Mary E. Hinkle is associate professor of New Testament at Luther Seminary In St. Paul Minnesota.
This article appeared in The Christian Century, September 6, 2003, p. 19. Copyright by The Christian Century Foundation; used by permission. Current articles and subscription information can be found at www.christiancentury.org. This material was prepared for Religion Online by Ted and Winnie Brock.
Jesus is unimpressed by the disciples’ tidy argument about their need to know who is the greatest. He calls a child to their presence to teach a lesson.
Start seeing motorcycles," said the bumper sticker. I didn’t know I wasn’t seeing motorcycles, I thought, then realized that that was the point. How do you begin to see something you didn’t know you were missing?
"Start seeing the resurrection," says Jesus, as he walks with the disciples to Jerusalem. He Is teaching them about his death and resurrection, but they don’t understand. They are confused and reluctant to ask for clarification. Perhaps they’re afraid of looking stupid again. After all, the last time they thought they understood what Jesus was talking about, he was warning them about the Pharisees and Herod, and they were thinking about bread (Mark 8:14-21). Oops. Or maybe they are frightened into silence by the words "betrayed" and "killed." Whatever the cause of their fear, they do not respond to Jesus when he describes the end of their journey.
Instead, as the walk progresses, the disciples find their way into a discussion about which of them is the greatest. They are graduate students comparing GRE scores. They are ministers discussing how many they worship each week, as in "We worship about 430 at both services." They are anyone who has ever written a memo containing the words "measurable outcomes." Which of the disciples is the star pupil? Who is the greatest?
It is easy to portray the disciples as self-involved here, but maybe that is unfair. What if the outcome the were trying to measure was faithfulness to their teacher? ’What if they were arguing about who really understood Jesus, including what Jesus was saying about his death? We know they were confused by his passion predictions. We know, too, that they are not the only followers to wonder what exactly is required of one who seeks to remain faithful to Jesus. Maybe the conversation about greatness grew out of a conversation about what it really meant for them to stay beside Jesus all the way to Jerusalem.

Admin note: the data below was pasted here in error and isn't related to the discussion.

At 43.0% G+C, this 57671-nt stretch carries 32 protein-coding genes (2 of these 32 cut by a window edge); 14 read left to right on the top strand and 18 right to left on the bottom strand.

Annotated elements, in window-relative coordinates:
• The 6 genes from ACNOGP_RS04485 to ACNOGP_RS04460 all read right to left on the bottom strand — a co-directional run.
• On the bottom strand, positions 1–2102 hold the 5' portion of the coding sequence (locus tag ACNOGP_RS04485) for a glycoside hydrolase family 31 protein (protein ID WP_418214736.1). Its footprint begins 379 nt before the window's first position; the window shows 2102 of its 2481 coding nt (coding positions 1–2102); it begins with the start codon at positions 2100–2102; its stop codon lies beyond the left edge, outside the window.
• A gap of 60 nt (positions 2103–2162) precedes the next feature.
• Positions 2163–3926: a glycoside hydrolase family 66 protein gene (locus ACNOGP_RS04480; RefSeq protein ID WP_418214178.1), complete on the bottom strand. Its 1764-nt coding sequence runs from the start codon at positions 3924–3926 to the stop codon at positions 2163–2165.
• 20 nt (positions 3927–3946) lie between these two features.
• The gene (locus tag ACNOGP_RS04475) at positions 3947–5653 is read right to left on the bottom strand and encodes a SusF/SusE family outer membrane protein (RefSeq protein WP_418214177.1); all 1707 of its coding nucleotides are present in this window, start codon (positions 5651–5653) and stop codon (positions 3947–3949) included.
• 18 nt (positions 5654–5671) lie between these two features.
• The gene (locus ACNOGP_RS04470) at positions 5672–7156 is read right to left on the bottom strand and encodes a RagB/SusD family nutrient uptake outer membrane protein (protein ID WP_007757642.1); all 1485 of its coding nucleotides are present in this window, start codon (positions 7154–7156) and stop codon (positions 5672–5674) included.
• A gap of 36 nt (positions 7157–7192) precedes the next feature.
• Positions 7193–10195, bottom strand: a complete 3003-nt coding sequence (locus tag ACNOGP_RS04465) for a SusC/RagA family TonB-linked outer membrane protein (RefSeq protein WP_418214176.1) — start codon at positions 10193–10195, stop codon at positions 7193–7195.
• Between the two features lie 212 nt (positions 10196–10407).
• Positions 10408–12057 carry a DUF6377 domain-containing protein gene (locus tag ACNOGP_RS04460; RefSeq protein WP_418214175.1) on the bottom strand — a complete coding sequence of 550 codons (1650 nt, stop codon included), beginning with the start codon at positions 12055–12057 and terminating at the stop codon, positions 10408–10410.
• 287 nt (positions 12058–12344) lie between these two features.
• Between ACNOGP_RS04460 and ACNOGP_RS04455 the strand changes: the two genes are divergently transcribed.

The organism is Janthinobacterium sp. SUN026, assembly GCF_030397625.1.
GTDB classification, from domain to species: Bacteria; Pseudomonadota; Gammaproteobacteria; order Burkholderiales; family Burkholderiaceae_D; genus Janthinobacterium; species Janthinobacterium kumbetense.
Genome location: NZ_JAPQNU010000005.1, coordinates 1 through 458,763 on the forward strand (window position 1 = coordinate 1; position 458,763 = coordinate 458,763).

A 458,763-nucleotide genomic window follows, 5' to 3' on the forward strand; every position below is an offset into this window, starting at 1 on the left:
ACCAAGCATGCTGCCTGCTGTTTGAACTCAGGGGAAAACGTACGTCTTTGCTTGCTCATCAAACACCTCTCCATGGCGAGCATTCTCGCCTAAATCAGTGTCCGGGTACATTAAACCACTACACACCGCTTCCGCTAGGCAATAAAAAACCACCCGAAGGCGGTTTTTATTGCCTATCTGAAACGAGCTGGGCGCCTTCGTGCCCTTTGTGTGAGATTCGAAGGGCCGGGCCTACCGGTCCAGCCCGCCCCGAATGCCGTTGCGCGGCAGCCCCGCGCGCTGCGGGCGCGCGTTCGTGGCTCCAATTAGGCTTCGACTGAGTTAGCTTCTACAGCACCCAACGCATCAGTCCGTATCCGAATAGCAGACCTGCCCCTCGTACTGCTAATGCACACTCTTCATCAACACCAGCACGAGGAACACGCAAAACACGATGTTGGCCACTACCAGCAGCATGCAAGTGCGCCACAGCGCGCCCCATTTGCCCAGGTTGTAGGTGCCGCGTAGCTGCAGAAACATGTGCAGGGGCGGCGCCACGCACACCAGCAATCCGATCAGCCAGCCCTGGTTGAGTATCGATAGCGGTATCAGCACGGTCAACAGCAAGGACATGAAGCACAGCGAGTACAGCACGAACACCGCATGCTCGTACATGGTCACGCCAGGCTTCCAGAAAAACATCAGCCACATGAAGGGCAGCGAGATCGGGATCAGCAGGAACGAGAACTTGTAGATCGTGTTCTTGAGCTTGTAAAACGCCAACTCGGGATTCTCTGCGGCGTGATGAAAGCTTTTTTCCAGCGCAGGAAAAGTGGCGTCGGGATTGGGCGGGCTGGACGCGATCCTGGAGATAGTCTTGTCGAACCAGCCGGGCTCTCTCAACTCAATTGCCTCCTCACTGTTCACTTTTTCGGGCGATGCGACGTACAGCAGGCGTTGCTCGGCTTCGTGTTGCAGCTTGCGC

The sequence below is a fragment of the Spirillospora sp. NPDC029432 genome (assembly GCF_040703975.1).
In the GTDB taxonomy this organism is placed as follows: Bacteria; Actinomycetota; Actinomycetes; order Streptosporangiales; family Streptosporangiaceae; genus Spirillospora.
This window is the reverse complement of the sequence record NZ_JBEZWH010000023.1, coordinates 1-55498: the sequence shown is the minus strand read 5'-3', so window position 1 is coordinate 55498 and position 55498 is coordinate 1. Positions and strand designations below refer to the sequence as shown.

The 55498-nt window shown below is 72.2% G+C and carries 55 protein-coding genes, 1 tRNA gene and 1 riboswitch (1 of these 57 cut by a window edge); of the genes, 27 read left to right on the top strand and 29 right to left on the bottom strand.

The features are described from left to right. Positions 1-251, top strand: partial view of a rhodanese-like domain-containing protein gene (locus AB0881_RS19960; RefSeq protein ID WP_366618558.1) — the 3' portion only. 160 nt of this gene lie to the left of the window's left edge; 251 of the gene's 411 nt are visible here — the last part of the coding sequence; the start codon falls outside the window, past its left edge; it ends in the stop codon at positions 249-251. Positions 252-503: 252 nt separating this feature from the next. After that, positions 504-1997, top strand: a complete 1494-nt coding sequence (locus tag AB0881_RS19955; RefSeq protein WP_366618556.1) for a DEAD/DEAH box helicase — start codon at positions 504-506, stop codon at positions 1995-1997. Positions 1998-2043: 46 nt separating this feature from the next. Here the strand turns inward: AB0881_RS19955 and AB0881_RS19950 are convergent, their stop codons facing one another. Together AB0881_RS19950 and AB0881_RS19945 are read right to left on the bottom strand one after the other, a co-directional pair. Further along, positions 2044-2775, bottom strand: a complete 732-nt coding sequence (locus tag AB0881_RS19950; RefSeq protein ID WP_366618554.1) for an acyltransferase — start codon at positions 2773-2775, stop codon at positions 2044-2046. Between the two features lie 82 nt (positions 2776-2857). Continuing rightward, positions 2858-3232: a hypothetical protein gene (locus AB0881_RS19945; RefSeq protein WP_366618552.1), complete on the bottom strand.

The way of the cross is no less confounding or frightening today. Because of this, It is fashionable in some circles to speak of Christianity as a set of skills that one learns to practice, the way one learns the skills necessary to be a woodworker or a research chemist. New pastors are advised to find the masters of Christianity in their parish and apprentice themselves to these giants of Christian practice. And if we are going to apprentice ourselves to a master, we must learn who is the greatest.
Which brings us back to the disciples on the road. Unfortunately, inside the house in Capernaum, Jesus is unimpressed by the disciples’ tidy argument about their need to know who is the greatest. He looks around for help to make his point. He sits down, calls his pupils to sit around him and begins to teach by bringing a child into the group. We don’t know if the child was a girl or a boy (The Greek word for child is gender neutral.) The vocabulary echoes the culture’s view of children. To almost all adults, and certainly to adult male disciples focused on their alpha male teacher and their measurable likeness to him, children were of no consequence. Children were invisible.
In Luke 7, a Pharisee is scandalized when Jesus allows a woman, a known sinner, to wash his feet and anoint them with ointment. Jesus asks him, "Do you see this woman?" Something similar is happening when Jesus stands a child up in the midst of his disciples, then takes the child in his arms the way Simeon had once embraced baby Jesus and says, "Whoever welcomes one such child in my name welcomes me, and whoever welcomes me welcomes not me, but the one who sent me (Mark 9:37). The disciples want to know who is the best at following Jesus, and Jesus says, "Do you see this child?’ As Pheme Perkins observes, "This example treats the child, who was socially invisible, as the stand-in for Jesus."
In one of Sue Grafton’s mysteries, the murderer turns out to be a 60-year-old woman who is 30 pounds overweight. After the mystery is solved, the detective reflects that the woman nearly got away with murder simply because no one would remember seeing someone like her. Nothing about her made her noticeable. She was, for all practical purposes, invisible.
So it was with a child in antiquity Jesus sees something the disciples do not even know they are missing.
This gospel text’s bumper sticker might be, "Start seeing the invisible." Start seeing the invisible, not because it is virtuous to do so, not so that we can congratulate ourselves on being the greatest at seeing. Start seeing the invisible because to receive the invisible one is to receive Jesus, and to receive Jesus is to receive the one who sent him.
Where is the invisible Jesus who will teach you the way of the cross? Will you learn to pray from the "masters," the saints in your community the old faithful ones? Probably you will. But there is also that panicked woman in the ICU waiting room who has never prayed, and who teaches you to pray when she clenches her hands to her forehead and says, "God, please!" Do you see her?
You may learn to preach from the tapes of great preachers, and refine your theology by reading the writings of seminary professors. But a teenager near you could be a preacher too, one with a talent for testimony that you’ve never seen. The most solid sacramental theology you hear this week may come from the five-year-old who tells you she thinks she is ready to receive communion because, simply, "I can eat." If you see them, you see Jesus.